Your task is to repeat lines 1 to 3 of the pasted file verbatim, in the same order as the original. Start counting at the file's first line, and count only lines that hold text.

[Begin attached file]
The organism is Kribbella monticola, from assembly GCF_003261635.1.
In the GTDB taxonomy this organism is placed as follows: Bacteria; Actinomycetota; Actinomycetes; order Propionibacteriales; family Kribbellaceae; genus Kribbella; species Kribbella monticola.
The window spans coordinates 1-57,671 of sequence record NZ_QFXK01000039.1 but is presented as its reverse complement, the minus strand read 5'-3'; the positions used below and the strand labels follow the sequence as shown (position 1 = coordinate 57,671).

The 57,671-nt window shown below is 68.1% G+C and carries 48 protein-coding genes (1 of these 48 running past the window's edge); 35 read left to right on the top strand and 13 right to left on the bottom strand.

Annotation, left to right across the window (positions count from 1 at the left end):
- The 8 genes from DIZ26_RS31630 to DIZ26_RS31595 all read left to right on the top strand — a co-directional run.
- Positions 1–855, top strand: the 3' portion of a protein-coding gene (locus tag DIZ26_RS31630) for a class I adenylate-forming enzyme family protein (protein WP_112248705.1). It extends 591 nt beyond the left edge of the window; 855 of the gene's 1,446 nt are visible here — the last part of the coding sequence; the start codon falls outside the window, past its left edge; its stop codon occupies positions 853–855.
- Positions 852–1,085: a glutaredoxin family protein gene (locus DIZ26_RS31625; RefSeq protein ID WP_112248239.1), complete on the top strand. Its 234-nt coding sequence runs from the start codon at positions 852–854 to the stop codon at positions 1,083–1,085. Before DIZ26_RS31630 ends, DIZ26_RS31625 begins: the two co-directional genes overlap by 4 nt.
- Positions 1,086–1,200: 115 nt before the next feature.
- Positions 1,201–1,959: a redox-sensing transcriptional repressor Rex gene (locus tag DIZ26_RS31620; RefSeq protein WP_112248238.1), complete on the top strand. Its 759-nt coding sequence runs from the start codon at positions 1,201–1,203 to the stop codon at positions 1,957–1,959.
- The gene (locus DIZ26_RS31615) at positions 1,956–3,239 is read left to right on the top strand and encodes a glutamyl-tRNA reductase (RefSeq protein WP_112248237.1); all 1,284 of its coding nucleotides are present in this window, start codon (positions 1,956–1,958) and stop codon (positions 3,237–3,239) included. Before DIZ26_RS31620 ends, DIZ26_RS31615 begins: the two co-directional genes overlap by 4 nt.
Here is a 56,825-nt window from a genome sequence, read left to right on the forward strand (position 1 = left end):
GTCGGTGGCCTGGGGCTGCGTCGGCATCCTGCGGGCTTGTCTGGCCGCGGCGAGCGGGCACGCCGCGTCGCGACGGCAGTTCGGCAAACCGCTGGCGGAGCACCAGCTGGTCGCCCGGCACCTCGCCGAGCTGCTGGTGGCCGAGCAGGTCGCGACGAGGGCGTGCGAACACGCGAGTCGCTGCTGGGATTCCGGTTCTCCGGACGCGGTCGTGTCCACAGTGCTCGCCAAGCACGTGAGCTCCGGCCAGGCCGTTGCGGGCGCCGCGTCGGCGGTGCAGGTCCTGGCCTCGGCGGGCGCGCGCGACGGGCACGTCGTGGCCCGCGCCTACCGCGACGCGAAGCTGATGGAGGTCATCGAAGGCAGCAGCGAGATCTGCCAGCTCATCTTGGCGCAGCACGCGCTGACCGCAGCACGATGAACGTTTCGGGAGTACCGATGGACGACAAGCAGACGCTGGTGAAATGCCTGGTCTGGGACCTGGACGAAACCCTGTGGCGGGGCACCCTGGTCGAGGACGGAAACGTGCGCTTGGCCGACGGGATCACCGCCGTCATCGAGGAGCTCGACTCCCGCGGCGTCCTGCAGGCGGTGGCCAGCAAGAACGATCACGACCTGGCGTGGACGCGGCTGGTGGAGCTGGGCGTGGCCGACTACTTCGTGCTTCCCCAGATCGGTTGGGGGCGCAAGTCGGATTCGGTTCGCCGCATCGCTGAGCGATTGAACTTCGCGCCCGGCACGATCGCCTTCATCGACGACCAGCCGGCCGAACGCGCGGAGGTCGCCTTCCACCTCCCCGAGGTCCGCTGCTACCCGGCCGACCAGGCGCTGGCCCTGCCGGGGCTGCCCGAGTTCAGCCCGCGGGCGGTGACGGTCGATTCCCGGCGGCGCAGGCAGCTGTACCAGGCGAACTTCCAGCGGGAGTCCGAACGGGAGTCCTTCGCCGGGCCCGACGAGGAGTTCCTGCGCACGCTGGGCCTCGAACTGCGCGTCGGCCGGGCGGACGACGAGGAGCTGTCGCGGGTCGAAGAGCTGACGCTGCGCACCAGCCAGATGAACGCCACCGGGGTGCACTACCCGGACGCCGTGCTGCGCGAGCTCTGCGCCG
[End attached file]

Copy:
The organism is Kribbella monticola, from assembly GCF_003261635.1.
In the GTDB taxonomy this organism is placed as follows: Bacteria; Actinomycetota; Actinomycetes; order Propionibacteriales; family Kribbellaceae; genus Kribbella; species Kribbella monticola.
The window spans coordinates 1-57,671 of sequence record NZ_QFXK01000039.1 but is presented as its reverse complement, the minus strand read 5'-3'; the positions used below and the strand labels follow the sequence as shown (position 1 = coordinate 57,671).